Law Faculty Articles and Essays

Every time I teach a class on church and state, I am reminded again of how much we owe to the religious minorities in our midst. If it were not for Amish, Quakers, Jews, Santerians and especially Jehovah's Witnesses, what an impoverished understanding we would have, not only of the religion clauses of the First Amendment, but also of the Free Speech Clause. The original parents in Wisconsin v. Yoder are now grandparents, and their children, with or without the benefit of a high school education, have grown to adulthood and probably have children of their own. But 25 ...


The Architecture Of The Establishment Clause, John H. Garvey Jan 1997

The Architecture Of The Establishment Clause, John H. Garvey

Scholarly Articles and Other Contributions

No abstract provided.


On Doing Justice And Walking Humbly With God: Catholic Social Thought On Law As A Tool For Achieving Justice, Lucia A. Silecchia Jan 1997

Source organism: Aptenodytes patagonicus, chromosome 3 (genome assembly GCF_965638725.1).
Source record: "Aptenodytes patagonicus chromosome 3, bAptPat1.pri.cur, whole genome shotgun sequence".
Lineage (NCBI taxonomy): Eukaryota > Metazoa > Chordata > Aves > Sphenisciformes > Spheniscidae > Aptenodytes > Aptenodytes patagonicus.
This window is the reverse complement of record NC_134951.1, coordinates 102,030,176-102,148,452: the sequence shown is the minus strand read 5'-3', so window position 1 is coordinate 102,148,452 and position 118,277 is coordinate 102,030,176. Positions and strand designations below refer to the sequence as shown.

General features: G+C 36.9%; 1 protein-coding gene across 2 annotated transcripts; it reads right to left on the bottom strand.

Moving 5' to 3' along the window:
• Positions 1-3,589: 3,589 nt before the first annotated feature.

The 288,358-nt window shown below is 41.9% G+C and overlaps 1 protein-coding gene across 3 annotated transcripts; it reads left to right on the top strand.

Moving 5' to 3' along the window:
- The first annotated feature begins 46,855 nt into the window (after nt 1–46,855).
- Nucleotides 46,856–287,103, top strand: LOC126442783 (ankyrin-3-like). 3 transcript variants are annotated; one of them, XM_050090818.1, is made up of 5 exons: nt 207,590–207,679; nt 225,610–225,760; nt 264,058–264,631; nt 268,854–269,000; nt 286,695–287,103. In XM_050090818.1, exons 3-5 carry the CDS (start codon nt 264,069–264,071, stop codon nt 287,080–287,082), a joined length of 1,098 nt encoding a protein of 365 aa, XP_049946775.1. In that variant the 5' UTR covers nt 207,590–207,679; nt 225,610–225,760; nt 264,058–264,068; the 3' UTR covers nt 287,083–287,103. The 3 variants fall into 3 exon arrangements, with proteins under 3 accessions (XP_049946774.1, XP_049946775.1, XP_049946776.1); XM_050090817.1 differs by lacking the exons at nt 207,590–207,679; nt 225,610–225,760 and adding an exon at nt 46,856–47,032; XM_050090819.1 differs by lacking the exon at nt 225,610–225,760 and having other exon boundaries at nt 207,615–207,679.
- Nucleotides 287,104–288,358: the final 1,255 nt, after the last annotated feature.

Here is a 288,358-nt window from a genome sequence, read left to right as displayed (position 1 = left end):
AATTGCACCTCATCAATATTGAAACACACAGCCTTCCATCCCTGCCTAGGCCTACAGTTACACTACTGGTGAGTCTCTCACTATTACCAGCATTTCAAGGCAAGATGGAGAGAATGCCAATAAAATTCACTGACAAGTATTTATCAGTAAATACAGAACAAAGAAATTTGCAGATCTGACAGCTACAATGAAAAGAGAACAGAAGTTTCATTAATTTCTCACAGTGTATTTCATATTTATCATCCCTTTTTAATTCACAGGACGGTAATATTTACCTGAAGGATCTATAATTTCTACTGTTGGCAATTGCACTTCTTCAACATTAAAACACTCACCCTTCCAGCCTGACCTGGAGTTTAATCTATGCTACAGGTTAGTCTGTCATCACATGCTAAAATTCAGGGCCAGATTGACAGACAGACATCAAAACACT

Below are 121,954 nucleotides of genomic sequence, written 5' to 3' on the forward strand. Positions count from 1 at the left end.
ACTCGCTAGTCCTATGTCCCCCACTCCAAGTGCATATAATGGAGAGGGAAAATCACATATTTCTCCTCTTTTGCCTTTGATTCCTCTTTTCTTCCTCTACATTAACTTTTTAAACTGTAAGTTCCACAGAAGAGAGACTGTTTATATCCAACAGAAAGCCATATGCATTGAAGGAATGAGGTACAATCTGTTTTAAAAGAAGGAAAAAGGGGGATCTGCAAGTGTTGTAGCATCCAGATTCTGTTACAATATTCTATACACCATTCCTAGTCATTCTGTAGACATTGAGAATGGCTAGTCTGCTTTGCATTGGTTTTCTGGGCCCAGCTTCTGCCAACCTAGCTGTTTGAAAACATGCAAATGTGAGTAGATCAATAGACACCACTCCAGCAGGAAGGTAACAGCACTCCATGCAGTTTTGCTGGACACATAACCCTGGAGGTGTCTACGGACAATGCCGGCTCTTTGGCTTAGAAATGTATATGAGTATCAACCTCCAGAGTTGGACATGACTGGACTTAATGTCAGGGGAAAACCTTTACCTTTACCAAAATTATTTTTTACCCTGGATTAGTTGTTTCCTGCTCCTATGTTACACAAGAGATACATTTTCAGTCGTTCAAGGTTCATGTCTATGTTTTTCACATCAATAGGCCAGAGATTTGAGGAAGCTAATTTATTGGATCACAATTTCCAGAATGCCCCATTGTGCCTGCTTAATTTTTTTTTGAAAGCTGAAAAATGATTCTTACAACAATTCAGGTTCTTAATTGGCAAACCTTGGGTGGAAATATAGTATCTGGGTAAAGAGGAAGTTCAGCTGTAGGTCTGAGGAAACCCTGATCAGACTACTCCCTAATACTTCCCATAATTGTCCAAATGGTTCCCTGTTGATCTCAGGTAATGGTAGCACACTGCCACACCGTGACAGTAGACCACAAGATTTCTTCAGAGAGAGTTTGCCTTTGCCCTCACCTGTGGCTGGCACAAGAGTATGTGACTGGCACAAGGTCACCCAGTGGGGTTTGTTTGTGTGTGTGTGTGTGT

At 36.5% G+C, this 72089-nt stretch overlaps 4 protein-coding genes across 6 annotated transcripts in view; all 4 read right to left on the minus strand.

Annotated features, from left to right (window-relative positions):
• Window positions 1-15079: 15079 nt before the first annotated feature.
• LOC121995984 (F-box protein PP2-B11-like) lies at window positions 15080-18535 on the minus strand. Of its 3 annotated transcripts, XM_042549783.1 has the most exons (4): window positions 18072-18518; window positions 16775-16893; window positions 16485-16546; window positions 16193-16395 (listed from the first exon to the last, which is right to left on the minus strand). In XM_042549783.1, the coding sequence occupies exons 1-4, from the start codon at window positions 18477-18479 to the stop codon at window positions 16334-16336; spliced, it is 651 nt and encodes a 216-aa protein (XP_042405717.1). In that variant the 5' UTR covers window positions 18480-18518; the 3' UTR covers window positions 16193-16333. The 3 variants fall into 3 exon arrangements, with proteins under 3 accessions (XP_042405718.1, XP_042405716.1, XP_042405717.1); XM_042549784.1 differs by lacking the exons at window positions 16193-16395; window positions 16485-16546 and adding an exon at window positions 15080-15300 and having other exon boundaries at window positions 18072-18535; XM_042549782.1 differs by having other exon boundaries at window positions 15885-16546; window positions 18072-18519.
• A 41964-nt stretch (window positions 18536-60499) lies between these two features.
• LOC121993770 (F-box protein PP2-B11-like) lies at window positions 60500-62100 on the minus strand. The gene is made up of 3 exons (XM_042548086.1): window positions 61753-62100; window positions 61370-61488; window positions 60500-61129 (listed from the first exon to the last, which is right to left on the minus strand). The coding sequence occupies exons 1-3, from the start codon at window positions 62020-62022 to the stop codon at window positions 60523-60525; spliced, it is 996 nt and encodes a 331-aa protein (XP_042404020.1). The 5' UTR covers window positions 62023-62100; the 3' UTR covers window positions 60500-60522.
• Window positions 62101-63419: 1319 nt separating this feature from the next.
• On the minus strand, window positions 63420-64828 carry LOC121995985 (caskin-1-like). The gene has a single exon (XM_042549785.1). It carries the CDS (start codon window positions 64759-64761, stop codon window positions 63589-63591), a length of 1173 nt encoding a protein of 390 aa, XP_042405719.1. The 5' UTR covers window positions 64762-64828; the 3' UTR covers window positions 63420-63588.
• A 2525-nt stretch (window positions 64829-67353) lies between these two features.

On Doing Justice And Walking Humbly With God: Catholic Social Thought On Law As A Tool For Achieving Justice, Lucia A. Silecchia

Scholarly Articles and Other Contributions

The text of the 1996 “Mirror of Justice” lecture at the Catholic University of America, this article explores the potential - and the limitations - of law as a tool for achieving justice. Drawing heavily on principles of Catholic social thought, it also considers the various ways in which “justice” may be defined.


Religious Freedom In The Courts: The 1996–1997 Term Of The United States Supreme Court, Robert A. Destro Jan 1997

Religious Freedom In The Courts: The 1996–1997 Term Of The United States Supreme Court, Robert A. Destro

Scholarly Articles and Other Contributions

No abstract provided.


Doma: An Unconstitutional Establishment Of Fundamentalist Christianity, James Donovan Jan 1997

Doma: An Unconstitutional Establishment Of Fundamentalist Christianity, James Donovan

Law Faculty Scholarly Articles

Most analyses of DOMA direct their attentions to the constitutionality of the effects of this legislation: Does it violate the Equal Protection Clause of the Constitution? Does it transgress the Constitutional requirements of Due Process? Does DOMA grant states a power they did not already possess, namely, the power to ignore extraterritorial marriages?